Art and Sonia Beals
By Art and Sonia Beals
I, too. have spent a lifetime and career in being an ACTIVIST and a PLANNER! at age 82.5, I am finding that the aging process has much of the same malignancy attached to life at 82.5 years….our HOPE rests in the LORD "Who made heaven and the earth." Persevere in the journey !
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Phil Caldwell
By Phil Caldwell
After witnessing what you're going through from the front row several years ago, as two very dear people went through the same thing, I find reading your insights to be both deep and comforting as I still try to understand it all (how it fits with my faith). Thank you so much for taking the time to reflect, because it's doing far more for some of us than you can ever imagine. I first heard you speak in 1974 at Malibu BC, and followed your career at UPC and onto later ventures to Georgia, silently reading and learning from you. The way you still find ways to teach is both amazing and an example to the rest of us still blessed with years left. Such a powerful reminder that God can use us no matter how fragile our bodies become, and hence there really is no excuse for not pushing the ball up the court. Thanks for that Steve! You're an amazing guy, even to those of us who you may not remember, and I'm just awestruck at how you keep finding ways to let God use you no matter what condition your physical health is in!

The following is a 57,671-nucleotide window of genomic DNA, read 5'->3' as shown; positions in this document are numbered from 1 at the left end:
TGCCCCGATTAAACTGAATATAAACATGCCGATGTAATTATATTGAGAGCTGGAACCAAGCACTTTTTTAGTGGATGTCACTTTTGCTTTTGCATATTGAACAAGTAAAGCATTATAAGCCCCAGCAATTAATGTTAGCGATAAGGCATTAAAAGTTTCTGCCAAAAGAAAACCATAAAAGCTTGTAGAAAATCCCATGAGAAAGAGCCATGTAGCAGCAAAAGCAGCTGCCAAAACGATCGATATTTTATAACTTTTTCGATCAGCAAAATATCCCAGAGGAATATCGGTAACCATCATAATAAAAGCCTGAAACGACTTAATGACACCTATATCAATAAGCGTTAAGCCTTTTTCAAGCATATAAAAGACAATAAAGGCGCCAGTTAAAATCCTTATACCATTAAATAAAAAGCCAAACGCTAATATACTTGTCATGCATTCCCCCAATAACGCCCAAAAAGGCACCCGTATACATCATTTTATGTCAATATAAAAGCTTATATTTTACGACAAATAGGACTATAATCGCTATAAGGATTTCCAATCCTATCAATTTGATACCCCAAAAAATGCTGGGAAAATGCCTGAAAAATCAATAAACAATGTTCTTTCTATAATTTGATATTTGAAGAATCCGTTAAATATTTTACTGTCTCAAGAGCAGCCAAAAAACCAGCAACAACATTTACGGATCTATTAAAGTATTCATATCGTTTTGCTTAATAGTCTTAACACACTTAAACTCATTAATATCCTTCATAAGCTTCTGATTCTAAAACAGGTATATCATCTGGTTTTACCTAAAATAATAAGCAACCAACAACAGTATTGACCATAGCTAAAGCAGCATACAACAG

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jim watkins
By Jim Watkins
As Sarah well said, you continue to teach as you investigate an unknown country. You take others along with you. You have helped me sum up what our faith has to say to us as we journey. Don't be afraid. You are not alone. Prayer and good thoughts from SC.
Ann Woodward
By Ann Woodward
Sending prayers continually and much love!
Luan Vinson
By Luan Vinson
As one who is experiencing the limitations of age and physical ability, I can relate. I too have always been a list maker and a doer. I love the idea of keeping a list of possibilities and planning as time and energy permit. You bless us with your postings. Thank you for sharing your insights, your faith and your limited energy with us.

Praying daily for you and your family,